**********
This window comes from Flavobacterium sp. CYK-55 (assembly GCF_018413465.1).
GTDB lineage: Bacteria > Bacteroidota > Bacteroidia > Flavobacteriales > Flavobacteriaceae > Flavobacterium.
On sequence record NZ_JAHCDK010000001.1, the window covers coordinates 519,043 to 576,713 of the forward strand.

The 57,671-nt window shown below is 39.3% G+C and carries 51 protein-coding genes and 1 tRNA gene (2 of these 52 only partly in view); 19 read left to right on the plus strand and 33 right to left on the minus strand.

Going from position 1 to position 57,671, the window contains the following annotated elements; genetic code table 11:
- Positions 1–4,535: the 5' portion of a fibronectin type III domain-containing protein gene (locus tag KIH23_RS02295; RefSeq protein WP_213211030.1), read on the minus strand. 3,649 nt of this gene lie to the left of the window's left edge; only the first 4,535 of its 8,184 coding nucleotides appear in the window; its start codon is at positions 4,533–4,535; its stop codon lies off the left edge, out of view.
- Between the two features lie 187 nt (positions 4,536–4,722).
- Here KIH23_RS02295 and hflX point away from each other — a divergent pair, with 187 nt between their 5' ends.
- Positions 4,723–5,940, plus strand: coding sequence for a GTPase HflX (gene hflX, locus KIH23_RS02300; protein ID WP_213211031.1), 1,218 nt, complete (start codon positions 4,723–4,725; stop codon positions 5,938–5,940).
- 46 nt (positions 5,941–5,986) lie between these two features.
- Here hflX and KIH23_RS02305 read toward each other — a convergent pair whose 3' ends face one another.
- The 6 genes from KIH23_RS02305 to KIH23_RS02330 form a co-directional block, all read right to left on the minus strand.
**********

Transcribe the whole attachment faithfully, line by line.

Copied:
This window comes from Flavobacterium sp. CYK-55 (assembly GCF_018413465.1).
GTDB lineage: Bacteria > Bacteroidota > Bacteroidia > Flavobacteriales > Flavobacteriaceae > Flavobacterium.
On sequence record NZ_JAHCDK010000001.1, the window covers coordinates 519,043 to 576,713 of the forward strand.

The 57,671-nt window shown below is 39.3% G+C and carries 51 protein-coding genes and 1 tRNA gene (2 of these 52 only partly in view); 19 read left to right on the plus strand and 33 right to left on the minus strand.

Going from position 1 to position 57,671, the window contains the following annotated elements; genetic code table 11:
- Positions 1–4,535: the 5' portion of a fibronectin type III domain-containing protein gene (locus tag KIH23_RS02295; RefSeq protein WP_213211030.1), read on the minus strand. 3,649 nt of this gene lie to the left of the window's left edge; only the first 4,535 of its 8,184 coding nucleotides appear in the window; its start codon is at positions 4,533–4,535; its stop codon lies off the left edge, out of view.
- Between the two features lie 187 nt (positions 4,536–4,722).
- Here KIH23_RS02295 and hflX point away from each other — a divergent pair, with 187 nt between their 5' ends.
- Positions 4,723–5,940, plus strand: coding sequence for a GTPase HflX (gene hflX, locus KIH23_RS02300; protein ID WP_213211031.1), 1,218 nt, complete (start codon positions 4,723–4,725; stop codon positions 5,938–5,940).
- 46 nt (positions 5,941–5,986) lie between these two features.
- Here hflX and KIH23_RS02305 read toward each other — a convergent pair whose 3' ends face one another.
- The 6 genes from KIH23_RS02305 to KIH23_RS02330 form a co-directional block, all read right to left on the minus strand.